as was the bombing of Albanian refugees on a road in southern Kosovo, as was the

destruction of a civilian bus with twenty four dead including four children (there was a

rare press description of the gruesome scene by Paul Watson of the LOS ANGELES TIMES).

Some stories come through despite the inordinate attention to NATO

propaganda, omnipresent on CNN and other networks (and the shameless Jamie Shea announced

we bombed a television station in Belgrade because it gives out propaganda). The NEW YORK

TIMES reported the demolition of four houses in the town of Merdare by anti-personnel

bombs "killing five people, including Bozina Tosovic, 30, and his 11-month old

daughter, Bojana. His wife, 6 months pregnant is in the hospital.

Steven Erlanger reported, also in the NEW YORK TIMES, that NATO

missiles killed at least eleven people in a residential area of Surdulica, a town in

southern Serbia. He described "the mounded rubble across narrow Zmaj Jovina Street,

where Aleksandar Milic, 37, died on Tuesday. Mr. Milic’s wife, Vesna, 35, also died. So

did his mother and his two children, Miljana, 15 and Vladimir, 11 — all of them killed

about noon when an errant NATO bomb obliterated their new house and the cellar in which

they were sheltering."

Are these "accidents", as NATO and U.S. officials solemnly

assure us? One day in 1945 I dropped canisters of napalm on a village in France. I have no

idea how many villagers died, but I did not mean to kill them. Can I absolve what I did as

"an accident"? Aerial bombings have as inevitable consequences the killing of

civilians, and this is foreseeable, even if the details about who will be the victims

cannot be predicted.

The word "accident" is used to exonerate vicious actions.

If I race my car at eighty miles an hour through a street crowded with children, and kill

ten of them, can I call that an "accident"? The deaths and mutilations caused by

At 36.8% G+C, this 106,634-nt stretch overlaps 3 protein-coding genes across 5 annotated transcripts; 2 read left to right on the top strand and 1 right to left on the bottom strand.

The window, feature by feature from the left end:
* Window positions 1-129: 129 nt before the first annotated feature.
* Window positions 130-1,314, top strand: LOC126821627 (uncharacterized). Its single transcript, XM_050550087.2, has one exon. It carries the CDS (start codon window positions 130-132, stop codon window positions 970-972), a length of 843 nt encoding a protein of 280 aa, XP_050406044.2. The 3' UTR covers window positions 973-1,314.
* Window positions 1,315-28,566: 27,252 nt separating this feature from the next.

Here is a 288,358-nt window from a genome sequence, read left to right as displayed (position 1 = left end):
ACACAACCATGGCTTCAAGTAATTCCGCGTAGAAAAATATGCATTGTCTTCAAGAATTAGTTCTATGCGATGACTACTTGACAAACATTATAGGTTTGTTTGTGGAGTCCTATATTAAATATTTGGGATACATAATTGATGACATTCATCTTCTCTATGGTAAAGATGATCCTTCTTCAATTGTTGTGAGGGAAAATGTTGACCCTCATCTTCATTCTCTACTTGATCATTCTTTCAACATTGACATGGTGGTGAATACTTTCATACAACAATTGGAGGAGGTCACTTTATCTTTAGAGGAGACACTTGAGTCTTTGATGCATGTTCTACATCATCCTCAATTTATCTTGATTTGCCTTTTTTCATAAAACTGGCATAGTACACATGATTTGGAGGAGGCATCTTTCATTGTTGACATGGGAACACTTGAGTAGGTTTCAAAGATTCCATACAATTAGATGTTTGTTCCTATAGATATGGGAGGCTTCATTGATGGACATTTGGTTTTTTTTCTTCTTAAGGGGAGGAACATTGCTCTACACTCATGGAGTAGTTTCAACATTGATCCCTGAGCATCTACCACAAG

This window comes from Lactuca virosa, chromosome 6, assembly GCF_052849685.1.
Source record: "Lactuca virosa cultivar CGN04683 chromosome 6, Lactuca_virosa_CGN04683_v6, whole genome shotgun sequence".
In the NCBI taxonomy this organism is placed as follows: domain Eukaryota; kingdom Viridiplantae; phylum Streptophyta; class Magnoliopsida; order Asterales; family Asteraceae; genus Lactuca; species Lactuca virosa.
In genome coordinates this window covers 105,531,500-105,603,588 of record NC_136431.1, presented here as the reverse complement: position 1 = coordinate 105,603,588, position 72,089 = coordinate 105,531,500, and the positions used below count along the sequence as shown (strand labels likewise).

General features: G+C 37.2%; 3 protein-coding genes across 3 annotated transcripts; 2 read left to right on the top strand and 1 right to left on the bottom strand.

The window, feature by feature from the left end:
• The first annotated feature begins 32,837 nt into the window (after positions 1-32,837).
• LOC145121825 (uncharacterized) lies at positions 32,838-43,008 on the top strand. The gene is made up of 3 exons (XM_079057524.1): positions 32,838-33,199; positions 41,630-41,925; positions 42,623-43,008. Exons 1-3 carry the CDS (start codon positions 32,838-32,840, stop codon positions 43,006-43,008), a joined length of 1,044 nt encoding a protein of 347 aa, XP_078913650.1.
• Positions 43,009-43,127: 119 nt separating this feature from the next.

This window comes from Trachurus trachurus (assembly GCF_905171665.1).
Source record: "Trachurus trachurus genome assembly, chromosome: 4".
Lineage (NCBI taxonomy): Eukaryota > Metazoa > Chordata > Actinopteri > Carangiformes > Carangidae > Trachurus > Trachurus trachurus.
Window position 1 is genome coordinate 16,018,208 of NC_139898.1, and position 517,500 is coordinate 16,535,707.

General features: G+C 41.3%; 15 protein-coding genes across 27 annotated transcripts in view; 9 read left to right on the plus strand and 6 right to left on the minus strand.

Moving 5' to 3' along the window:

the bombing campaign in Yugoslavia are not accidents, but the inevitable result of a

deliberate and cruel campaign against the people of that country.

When I read a few weeks ago that cluster bombs are being used

against Yugoslavia, I felt a special horror. These have hundreds of shrapnel-like metal

fragments which enter the body and cannot easily be removed, causing unbearable pain. Serb

children have picked up unexploded bombs and been mutilated as they exploded. I remember

being in Hanoi in 1968 and visiting hospitals where children lay in agony, victims of a

similar weapon — cluster bombs — their bodies full of tiny pellets.

Two sets of atrocities — two campaigns of terrorism — ours and

theirs. Both must be condemned. But for that, both must be acknowledged, and if one is

given enormous attention, and the other passed over with official explanations given

respectful attention, it becomes impossible to make a balanced moral judgement.

There was an extraordinary report by Tim Weiner in the NEW YORK

TIMES contrasting the scene in Belgrade with that in Washington where the NATO summit was

taking place. "In Belgrade…Gordana Ristic, 33, was preparing to spend another night

in the basement-cum-bomb shelter of hear apartment building. ‘It was a really horrible

night last night. There were explosions every few minutes after 2 A.M….I’m sorry that

your leaders are not willing to read history.’

"A reporter read to her from Clinton’s speeches at the summit

meeting. She sounded torn between anger and tears. ‘This is the bottom to which

civilization, in which I believed, has gone. Clinton is playing a role, singing a song in

an opera. It kills me’ As she slept, NATO’s leaders dined on soft-shell crabs and spring

lamb in the East Room of the White House. Dessert was a little chocolate globe. Jessye

Norman sang arias. And as the last limousine left, near midnight. Saturday morning’s

all-clear sounded in Belgrade…."